great-est: (noun) a person who has achieved importance or distinction in a field.
Michael Phelps is a pretty great athlete. So great, in fact, that during the Olympics various media were running stories on Phelps being the greatest Olympic athlete ever and there were several online polls asking who was the greatest Olympic athlete.
As far as I'm concerned, there is no greatest Olympic athlete ever.
I'm not trying to take away from anything Michael Phelps has accomplished because he has accomplished quite a bit and he's worked hard to get where he is and he's earned it all. And when he came to these Olympics, his goal was to win eight gold medals, topping the seven won by Mark Spitz back in 1972. It took 36 years for an athlete to top this feat. In that time, things changed, as they happen to over 36 years. Better training regimes, better diets, better fitness programs, even better swimsuits all contribute to creating an athlete good enough to top Spitz's performance. But it took 36 years. By saying Michael Phelps is the greatest Olympic athlete ever is to take away from what Mark Spitz accomplished. And, really, is Michael better than Nadia or Mary-Lou? Is he better than Carl Lewis or Donovan Bailey? Is he better than Ian Thorpe or Dara Torres? And there are so many more...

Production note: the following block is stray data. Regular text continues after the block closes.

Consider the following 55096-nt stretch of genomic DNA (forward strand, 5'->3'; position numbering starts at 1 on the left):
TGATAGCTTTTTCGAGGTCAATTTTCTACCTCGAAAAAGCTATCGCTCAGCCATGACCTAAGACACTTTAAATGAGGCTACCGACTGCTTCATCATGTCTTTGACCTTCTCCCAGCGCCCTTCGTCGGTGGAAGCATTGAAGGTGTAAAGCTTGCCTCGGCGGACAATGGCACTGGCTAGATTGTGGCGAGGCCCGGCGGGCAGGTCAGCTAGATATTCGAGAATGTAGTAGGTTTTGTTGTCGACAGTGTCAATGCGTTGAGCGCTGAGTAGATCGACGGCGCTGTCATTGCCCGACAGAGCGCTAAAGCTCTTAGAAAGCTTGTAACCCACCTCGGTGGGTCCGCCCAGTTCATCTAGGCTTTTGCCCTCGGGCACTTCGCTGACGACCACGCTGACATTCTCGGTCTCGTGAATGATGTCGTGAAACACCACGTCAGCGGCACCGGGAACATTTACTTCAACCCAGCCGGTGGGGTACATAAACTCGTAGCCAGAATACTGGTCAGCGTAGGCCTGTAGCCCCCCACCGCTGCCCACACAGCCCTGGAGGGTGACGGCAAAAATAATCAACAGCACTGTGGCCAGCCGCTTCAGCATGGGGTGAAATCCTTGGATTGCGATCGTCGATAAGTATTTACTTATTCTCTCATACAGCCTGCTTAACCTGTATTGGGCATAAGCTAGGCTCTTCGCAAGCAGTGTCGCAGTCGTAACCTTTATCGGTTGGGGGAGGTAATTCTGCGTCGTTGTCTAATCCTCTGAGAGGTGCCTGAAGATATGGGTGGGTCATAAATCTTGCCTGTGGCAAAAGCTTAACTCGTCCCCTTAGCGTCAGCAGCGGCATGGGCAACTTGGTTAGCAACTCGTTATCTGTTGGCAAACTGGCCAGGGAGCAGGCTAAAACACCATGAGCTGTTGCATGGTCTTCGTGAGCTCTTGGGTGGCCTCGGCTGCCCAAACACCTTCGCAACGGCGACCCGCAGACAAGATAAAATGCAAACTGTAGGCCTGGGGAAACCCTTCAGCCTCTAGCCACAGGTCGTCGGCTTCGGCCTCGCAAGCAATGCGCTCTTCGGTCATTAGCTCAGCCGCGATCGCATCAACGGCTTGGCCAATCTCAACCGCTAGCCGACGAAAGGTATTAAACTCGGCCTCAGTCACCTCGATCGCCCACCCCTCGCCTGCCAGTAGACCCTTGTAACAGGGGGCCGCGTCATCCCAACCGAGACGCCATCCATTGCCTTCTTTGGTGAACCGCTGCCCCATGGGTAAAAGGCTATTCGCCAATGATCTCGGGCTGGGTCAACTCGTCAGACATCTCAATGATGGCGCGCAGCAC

While I don't think he's the greatest Olympic athlete ever, I do think he is the greatest Olympic athlete of his generation. And he will continue to be a great athlete and he will compete again in London in 2012, but who knows when the next "greatest" thing will come along and suddenly nine gold medals at one Games becomes the new standard.
Michael Phelps did (and will do) great things. He's fun to watch. He made history. And he deserves his accolades. But there will be others who will also deserve accolades when they accomplish great things. Why do we need to take away from Michael Phelps (or Mark Spitz or Nadia Comeneci or Carl Lewis) by calling the next person "the greatest ever"?
Up next: blue - of judges, judging and being judged